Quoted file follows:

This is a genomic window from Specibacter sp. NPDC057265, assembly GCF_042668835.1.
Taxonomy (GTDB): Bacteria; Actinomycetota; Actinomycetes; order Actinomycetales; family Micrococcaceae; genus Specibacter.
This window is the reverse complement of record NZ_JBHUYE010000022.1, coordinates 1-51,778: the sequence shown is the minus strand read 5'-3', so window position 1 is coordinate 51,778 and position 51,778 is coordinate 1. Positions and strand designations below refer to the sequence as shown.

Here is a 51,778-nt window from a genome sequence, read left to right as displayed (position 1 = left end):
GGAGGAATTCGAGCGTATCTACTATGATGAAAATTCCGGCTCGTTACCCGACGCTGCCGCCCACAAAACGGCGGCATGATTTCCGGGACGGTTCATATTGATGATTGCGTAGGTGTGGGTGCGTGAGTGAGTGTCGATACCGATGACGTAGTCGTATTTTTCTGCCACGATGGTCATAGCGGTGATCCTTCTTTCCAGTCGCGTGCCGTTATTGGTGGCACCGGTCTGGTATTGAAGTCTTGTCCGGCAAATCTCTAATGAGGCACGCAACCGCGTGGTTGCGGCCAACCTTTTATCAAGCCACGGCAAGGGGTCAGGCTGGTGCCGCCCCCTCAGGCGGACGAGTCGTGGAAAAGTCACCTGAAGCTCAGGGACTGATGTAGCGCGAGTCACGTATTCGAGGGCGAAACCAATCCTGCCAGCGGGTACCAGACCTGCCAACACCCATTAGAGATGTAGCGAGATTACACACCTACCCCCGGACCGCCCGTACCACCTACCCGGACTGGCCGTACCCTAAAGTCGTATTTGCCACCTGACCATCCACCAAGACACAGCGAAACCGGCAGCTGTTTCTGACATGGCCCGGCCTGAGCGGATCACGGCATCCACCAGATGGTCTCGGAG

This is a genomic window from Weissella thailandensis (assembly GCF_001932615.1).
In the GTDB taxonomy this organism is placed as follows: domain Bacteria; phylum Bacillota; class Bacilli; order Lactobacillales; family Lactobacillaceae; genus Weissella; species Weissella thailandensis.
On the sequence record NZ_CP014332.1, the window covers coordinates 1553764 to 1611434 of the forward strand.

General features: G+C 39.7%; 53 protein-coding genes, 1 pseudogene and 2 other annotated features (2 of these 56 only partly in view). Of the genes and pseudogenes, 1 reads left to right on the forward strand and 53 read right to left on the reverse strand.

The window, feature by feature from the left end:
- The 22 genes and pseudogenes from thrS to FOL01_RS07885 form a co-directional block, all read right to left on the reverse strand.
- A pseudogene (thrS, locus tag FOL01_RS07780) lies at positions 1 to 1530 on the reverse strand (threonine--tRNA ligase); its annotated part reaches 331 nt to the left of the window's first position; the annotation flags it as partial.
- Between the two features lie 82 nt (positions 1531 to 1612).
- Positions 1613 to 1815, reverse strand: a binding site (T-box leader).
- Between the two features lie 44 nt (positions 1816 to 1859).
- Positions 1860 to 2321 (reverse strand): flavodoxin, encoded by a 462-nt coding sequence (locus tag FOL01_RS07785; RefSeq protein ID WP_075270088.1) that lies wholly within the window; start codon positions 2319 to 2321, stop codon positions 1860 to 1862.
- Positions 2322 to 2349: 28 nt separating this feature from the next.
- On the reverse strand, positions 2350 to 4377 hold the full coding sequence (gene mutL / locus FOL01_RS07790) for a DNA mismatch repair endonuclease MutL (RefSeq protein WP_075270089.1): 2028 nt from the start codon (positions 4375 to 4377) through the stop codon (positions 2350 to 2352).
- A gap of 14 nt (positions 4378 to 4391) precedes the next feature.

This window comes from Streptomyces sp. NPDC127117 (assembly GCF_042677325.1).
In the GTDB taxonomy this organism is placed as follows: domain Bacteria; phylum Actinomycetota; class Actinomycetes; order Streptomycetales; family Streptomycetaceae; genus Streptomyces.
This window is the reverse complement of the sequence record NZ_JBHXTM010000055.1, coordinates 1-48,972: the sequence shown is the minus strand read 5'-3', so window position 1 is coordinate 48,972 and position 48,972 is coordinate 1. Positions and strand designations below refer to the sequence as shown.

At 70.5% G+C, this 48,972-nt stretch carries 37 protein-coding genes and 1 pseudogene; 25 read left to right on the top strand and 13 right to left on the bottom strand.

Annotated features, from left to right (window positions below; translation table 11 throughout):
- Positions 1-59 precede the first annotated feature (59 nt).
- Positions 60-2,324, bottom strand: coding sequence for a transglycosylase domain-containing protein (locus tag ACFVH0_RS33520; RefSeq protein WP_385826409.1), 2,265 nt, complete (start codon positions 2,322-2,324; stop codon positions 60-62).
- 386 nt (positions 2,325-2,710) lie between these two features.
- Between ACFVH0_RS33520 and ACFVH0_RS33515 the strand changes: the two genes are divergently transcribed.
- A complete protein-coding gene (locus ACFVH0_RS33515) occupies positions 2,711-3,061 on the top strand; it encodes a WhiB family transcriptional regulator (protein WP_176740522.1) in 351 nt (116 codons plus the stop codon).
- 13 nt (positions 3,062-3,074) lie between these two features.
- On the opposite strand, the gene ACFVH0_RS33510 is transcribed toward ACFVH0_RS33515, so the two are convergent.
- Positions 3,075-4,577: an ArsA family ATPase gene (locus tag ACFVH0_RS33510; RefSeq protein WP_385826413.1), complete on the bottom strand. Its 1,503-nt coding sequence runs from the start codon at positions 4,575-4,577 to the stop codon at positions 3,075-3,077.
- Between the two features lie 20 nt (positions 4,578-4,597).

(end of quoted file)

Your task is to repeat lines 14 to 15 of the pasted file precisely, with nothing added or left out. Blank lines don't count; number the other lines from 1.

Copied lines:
- Positions 1613 to 1815, reverse strand: a binding site (T-box leader).
- Between the two features lie 44 nt (positions 1816 to 1859).